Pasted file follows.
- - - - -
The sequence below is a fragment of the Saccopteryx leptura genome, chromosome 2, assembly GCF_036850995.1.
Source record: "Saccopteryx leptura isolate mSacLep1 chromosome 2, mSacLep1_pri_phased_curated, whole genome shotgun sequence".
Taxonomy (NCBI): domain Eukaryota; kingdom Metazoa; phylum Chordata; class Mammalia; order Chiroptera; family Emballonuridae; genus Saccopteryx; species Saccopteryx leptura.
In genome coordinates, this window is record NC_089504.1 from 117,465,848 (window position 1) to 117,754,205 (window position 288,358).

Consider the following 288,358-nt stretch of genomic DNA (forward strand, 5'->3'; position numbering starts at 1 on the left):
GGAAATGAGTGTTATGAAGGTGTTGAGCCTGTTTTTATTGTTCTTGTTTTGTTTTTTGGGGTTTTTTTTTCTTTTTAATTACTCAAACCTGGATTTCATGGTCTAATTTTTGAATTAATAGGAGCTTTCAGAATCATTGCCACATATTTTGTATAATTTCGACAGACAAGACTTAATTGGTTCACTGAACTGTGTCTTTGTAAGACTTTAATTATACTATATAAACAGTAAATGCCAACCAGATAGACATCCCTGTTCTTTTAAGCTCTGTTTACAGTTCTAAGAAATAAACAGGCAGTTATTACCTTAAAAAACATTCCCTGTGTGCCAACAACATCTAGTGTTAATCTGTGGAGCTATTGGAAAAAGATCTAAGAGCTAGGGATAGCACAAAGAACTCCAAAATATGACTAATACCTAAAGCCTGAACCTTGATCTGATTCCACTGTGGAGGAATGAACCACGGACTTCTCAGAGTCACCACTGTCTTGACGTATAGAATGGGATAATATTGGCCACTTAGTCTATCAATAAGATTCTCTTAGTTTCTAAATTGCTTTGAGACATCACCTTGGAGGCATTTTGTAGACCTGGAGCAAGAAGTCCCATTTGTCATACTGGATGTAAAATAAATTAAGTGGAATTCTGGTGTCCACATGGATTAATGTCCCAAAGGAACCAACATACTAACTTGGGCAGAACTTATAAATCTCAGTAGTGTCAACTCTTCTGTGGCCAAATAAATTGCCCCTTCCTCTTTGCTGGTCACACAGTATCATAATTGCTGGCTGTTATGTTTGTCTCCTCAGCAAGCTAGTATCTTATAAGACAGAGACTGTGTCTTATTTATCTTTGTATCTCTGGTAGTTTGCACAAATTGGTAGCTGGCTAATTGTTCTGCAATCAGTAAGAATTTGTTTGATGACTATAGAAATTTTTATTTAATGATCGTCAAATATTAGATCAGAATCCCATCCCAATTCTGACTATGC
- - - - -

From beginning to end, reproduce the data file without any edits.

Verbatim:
The sequence below is a fragment of the Saccopteryx leptura genome, chromosome 2, assembly GCF_036850995.1.
Source record: "Saccopteryx leptura isolate mSacLep1 chromosome 2, mSacLep1_pri_phased_curated, whole genome shotgun sequence".
Taxonomy (NCBI): domain Eukaryota; kingdom Metazoa; phylum Chordata; class Mammalia; order Chiroptera; family Emballonuridae; genus Saccopteryx; species Saccopteryx leptura.
In genome coordinates, this window is record NC_089504.1 from 117,465,848 (window position 1) to 117,754,205 (window position 288,358).

Consider the following 288,358-nt stretch of genomic DNA (forward strand, 5'->3'; position numbering starts at 1 on the left):
GGAAATGAGTGTTATGAAGGTGTTGAGCCTGTTTTTATTGTTCTTGTTTTGTTTTTTGGGGTTTTTTTTTCTTTTTAATTACTCAAACCTGGATTTCATGGTCTAATTTTTGAATTAATAGGAGCTTTCAGAATCATTGCCACATATTTTGTATAATTTCGACAGACAAGACTTAATTGGTTCACTGAACTGTGTCTTTGTAAGACTTTAATTATACTATATAAACAGTAAATGCCAACCAGATAGACATCCCTGTTCTTTTAAGCTCTGTTTACAGTTCTAAGAAATAAACAGGCAGTTATTACCTTAAAAAACATTCCCTGTGTGCCAACAACATCTAGTGTTAATCTGTGGAGCTATTGGAAAAAGATCTAAGAGCTAGGGATAGCACAAAGAACTCCAAAATATGACTAATACCTAAAGCCTGAACCTTGATCTGATTCCACTGTGGAGGAATGAACCACGGACTTCTCAGAGTCACCACTGTCTTGACGTATAGAATGGGATAATATTGGCCACTTAGTCTATCAATAAGATTCTCTTAGTTTCTAAATTGCTTTGAGACATCACCTTGGAGGCATTTTGTAGACCTGGAGCAAGAAGTCCCATTTGTCATACTGGATGTAAAATAAATTAAGTGGAATTCTGGTGTCCACATGGATTAATGTCCCAAAGGAACCAACATACTAACTTGGGCAGAACTTATAAATCTCAGTAGTGTCAACTCTTCTGTGGCCAAATAAATTGCCCCTTCCTCTTTGCTGGTCACACAGTATCATAATTGCTGGCTGTTATGTTTGTCTCCTCAGCAAGCTAGTATCTTATAAGACAGAGACTGTGTCTTATTTATCTTTGTATCTCTGGTAGTTTGCACAAATTGGTAGCTGGCTAATTGTTCTGCAATCAGTAAGAATTTGTTTGATGACTATAGAAATTTTTATTTAATGATCGTCAAATATTAGATCAGAATCCCATCCCAATTCTGACTATGC